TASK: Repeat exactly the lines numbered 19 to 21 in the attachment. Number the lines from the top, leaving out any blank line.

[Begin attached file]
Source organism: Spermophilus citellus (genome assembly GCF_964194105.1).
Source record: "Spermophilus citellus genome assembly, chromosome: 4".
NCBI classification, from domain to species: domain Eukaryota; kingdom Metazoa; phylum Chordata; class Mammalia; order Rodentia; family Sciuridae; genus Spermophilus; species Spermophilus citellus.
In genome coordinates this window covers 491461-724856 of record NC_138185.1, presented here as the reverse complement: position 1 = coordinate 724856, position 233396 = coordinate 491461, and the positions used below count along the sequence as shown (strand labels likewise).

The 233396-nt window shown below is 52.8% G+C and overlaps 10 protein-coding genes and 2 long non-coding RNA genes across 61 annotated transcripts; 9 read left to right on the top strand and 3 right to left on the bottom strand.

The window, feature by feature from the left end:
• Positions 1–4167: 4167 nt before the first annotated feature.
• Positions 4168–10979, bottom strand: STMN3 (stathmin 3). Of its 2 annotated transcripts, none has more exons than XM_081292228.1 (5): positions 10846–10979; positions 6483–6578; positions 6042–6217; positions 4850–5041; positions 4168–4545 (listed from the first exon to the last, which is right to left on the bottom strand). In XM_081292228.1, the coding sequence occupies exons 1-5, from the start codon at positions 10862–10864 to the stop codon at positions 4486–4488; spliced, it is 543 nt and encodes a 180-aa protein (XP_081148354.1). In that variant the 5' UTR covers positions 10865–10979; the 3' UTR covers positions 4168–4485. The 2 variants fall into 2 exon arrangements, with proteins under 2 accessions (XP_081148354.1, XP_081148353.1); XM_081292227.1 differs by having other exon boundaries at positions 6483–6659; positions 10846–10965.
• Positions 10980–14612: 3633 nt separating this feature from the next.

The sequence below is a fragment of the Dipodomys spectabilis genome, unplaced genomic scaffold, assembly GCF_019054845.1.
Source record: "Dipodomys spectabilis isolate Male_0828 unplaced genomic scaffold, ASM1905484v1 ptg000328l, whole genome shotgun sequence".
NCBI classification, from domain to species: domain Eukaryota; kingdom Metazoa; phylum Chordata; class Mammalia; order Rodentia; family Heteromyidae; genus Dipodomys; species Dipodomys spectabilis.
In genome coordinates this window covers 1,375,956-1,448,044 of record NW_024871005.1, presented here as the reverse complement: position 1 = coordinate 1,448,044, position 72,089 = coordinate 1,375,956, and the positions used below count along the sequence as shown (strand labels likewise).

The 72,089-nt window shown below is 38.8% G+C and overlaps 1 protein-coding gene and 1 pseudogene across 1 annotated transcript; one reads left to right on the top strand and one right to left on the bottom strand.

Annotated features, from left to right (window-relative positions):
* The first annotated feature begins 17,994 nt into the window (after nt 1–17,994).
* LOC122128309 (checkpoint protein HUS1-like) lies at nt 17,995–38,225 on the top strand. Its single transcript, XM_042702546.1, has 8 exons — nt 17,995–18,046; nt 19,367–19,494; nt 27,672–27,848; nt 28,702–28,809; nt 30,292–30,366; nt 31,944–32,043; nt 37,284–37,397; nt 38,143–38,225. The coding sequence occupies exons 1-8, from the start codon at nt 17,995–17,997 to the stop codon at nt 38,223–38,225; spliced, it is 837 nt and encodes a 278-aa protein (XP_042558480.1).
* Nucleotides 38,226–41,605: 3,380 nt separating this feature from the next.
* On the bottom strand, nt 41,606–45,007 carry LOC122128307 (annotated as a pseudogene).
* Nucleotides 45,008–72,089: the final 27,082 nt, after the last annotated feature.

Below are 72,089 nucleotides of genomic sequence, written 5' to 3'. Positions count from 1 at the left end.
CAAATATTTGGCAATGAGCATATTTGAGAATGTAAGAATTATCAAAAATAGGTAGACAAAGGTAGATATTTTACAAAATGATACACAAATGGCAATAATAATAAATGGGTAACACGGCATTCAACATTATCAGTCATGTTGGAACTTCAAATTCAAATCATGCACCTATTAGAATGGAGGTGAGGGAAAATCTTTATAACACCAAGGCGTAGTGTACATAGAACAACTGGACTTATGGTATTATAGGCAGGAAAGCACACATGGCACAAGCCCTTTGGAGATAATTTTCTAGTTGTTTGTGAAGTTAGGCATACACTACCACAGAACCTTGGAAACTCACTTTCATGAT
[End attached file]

* On the bottom strand, nt 41,606–45,007 carry LOC122128307 (annotated as a pseudogene).
* Nucleotides 45,008–72,089: the final 27,082 nt, after the last annotated feature.

Below are 72,089 nucleotides of genomic sequence, written 5' to 3'. Positions count from 1 at the left end.